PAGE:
Whose Holiday?

I write a lot about holidays.  One of the reasons is that even long before capitalism, societies took breaks right in the middle of things.  One of the major seasons of celebration was the vernal equinox.  Easter is tied to Passover, of course, but since nobody knows the year of Jesus’ crucifixion the actual date can’t be determined.  Passover is a moveable feast and since the lunar calendar is essential in setting Passover’s date, Easter is calculated as being the first Sunday after the first full moon after the vernal equinox.  There has been talk of the three major branches of Christianity—Catholic, Orthodox, and Protestant—agreeing on a set date for Easter but even if that happened there would be splinter groups who liked it the old way and the confusion would only grow.

Since astronomical observation has grown so mathematical, the date of Easter can be calculated far into the future.  We know just when the vernal equinox will occur, and we know when the full moon will come around.  All that’s needed is some calendars and a whole lot of patience (and maybe a calculator).  Despite society’s obvious preference for Christmas, Easter has its own array of attendant holidays for some Christians.  (Not all Christians celebrate Easter.)  For instance, for some today is Maundy Thursday.  Tomorrow most will recognize as Good Friday.  Nobody’s quite sure what to call Saturday, and many Christians will begin to celebrate Easter at midnight even before Sunday wakes up.  Easter does last more than a single day, in some traditions, but it’s not quite as developed as the twelve days of Christmas.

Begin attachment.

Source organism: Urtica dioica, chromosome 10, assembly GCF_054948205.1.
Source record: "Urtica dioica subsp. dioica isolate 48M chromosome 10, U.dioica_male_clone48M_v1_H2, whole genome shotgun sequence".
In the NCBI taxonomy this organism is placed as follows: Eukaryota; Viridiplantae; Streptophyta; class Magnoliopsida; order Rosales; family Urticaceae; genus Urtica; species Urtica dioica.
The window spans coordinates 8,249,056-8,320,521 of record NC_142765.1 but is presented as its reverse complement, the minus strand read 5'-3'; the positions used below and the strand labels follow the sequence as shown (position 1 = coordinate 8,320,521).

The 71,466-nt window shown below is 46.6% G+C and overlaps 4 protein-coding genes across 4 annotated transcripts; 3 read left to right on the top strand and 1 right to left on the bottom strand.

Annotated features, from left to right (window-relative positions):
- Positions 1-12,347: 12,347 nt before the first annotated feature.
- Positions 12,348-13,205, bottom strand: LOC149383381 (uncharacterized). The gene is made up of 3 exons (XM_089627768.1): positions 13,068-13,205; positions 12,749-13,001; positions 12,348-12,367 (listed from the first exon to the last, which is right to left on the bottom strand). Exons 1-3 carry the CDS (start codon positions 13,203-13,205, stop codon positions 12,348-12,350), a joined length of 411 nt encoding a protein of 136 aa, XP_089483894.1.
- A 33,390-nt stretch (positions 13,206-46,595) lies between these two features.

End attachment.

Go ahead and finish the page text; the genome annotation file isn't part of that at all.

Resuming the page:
Lately I’ve been considering that how these holy days are sacred for some and secular for others.  One of the realizations that globalization has wrought is that not everybody shares the same concepts of how universal events—such as the vernal equinox—should be commemorated.  Although on the equator every day’s not quite an equinox due to the earth’s tilt, it isn’t as dramatic as the changes that occur in temperate zones.  Christianity was custom-built for European holidays, which is what it tends to keep.  The history of the holidays is more complex than it might seem at first.  Add to that widespread disagreement around the world as to both religion and to when certain events should be calculated and you’ll need more than a slide-rule to figure it out.  So as we begin the Catholic and Protestant Easter season (Orthodox Easter is about a month away yet), it may be helpful to remind ourselves that what day it is might just be a matter of perspective.

Stiftung Gertrud Schnürle 1975, Fritz von Uhde, The Last Supper, via Wikimedia Commons

One thought on “Whose Holiday?

  1. Pingback: Whose Holiday? – Talmidimblogging

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